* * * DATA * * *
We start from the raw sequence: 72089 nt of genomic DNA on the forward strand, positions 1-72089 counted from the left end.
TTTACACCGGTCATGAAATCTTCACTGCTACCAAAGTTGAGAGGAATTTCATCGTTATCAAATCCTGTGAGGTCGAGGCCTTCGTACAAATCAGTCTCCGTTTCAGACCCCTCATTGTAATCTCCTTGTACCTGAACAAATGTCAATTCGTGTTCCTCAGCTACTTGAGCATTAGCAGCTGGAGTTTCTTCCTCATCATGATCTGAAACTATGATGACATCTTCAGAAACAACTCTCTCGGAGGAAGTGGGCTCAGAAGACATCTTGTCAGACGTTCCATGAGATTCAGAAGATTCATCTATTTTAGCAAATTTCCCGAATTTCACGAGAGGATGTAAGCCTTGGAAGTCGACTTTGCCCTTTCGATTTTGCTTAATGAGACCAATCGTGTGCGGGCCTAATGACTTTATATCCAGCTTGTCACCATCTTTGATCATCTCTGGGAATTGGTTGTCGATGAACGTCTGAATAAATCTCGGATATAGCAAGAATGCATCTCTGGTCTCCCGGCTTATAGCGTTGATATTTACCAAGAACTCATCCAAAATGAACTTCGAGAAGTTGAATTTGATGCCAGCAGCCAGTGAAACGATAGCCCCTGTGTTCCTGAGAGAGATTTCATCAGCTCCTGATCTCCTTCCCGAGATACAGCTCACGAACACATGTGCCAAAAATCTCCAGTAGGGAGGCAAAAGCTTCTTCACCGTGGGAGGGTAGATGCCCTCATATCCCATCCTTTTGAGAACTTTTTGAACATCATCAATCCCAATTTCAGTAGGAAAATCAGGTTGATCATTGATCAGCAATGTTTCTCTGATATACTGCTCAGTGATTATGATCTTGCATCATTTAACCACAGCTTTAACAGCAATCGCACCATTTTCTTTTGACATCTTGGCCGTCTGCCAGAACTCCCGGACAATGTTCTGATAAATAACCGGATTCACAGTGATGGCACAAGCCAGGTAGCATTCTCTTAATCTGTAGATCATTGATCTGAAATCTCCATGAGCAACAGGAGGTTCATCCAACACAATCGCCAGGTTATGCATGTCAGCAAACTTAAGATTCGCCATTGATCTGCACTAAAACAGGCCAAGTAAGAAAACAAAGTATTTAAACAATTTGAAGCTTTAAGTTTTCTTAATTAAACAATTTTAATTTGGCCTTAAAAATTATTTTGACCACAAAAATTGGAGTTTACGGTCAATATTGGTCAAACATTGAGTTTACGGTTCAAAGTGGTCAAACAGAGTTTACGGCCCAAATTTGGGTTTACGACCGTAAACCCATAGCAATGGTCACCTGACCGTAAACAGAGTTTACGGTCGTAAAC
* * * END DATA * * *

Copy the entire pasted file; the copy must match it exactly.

We start from the raw sequence: 72089 nt of genomic DNA on the forward strand, positions 1-72089 counted from the left end.
TTTACACCGGTCATGAAATCTTCACTGCTACCAAAGTTGAGAGGAATTTCATCGTTATCAAATCCTGTGAGGTCGAGGCCTTCGTACAAATCAGTCTCCGTTTCAGACCCCTCATTGTAATCTCCTTGTACCTGAACAAATGTCAATTCGTGTTCCTCAGCTACTTGAGCATTAGCAGCTGGAGTTTCTTCCTCATCATGATCTGAAACTATGATGACATCTTCAGAAACAACTCTCTCGGAGGAAGTGGGCTCAGAAGACATCTTGTCAGACGTTCCATGAGATTCAGAAGATTCATCTATTTTAGCAAATTTCCCGAATTTCACGAGAGGATGTAAGCCTTGGAAGTCGACTTTGCCCTTTCGATTTTGCTTAATGAGACCAATCGTGTGCGGGCCTAATGACTTTATATCCAGCTTGTCACCATCTTTGATCATCTCTGGGAATTGGTTGTCGATGAACGTCTGAATAAATCTCGGATATAGCAAGAATGCATCTCTGGTCTCCCGGCTTATAGCGTTGATATTTACCAAGAACTCATCCAAAATGAACTTCGAGAAGTTGAATTTGATGCCAGCAGCCAGTGAAACGATAGCCCCTGTGTTCCTGAGAGAGATTTCATCAGCTCCTGATCTCCTTCCCGAGATACAGCTCACGAACACATGTGCCAAAAATCTCCAGTAGGGAGGCAAAAGCTTCTTCACCGTGGGAGGGTAGATGCCCTCATATCCCATCCTTTTGAGAACTTTTTGAACATCATCAATCCCAATTTCAGTAGGAAAATCAGGTTGATCATTGATCAGCAATGTTTCTCTGATATACTGCTCAGTGATTATGATCTTGCATCATTTAACCACAGCTTTAACAGCAATCGCACCATTTTCTTTTGACATCTTGGCCGTCTGCCAGAACTCCCGGACAATGTTCTGATAAATAACCGGATTCACAGTGATGGCACAAGCCAGGTAGCATTCTCTTAATCTGTAGATCATTGATCTGAAATCTCCATGAGCAACAGGAGGTTCATCCAACACAATCGCCAGGTTATGCATGTCAGCAAACTTAAGATTCGCCATTGATCTGCACTAAAACAGGCCAAGTAAGAAAACAAAGTATTTAAACAATTTGAAGCTTTAAGTTTTCTTAATTAAACAATTTTAATTTGGCCTTAAAAATTATTTTGACCACAAAAATTGGAGTTTACGGTCAATATTGGTCAAACATTGAGTTTACGGTTCAAAGTGGTCAAACAGAGTTTACGGCCCAAATTTGGGTTTACGACCGTAAACCCATAGCAATGGTCACCTGACCGTAAACAGAGTTTACGGTCGTAAAC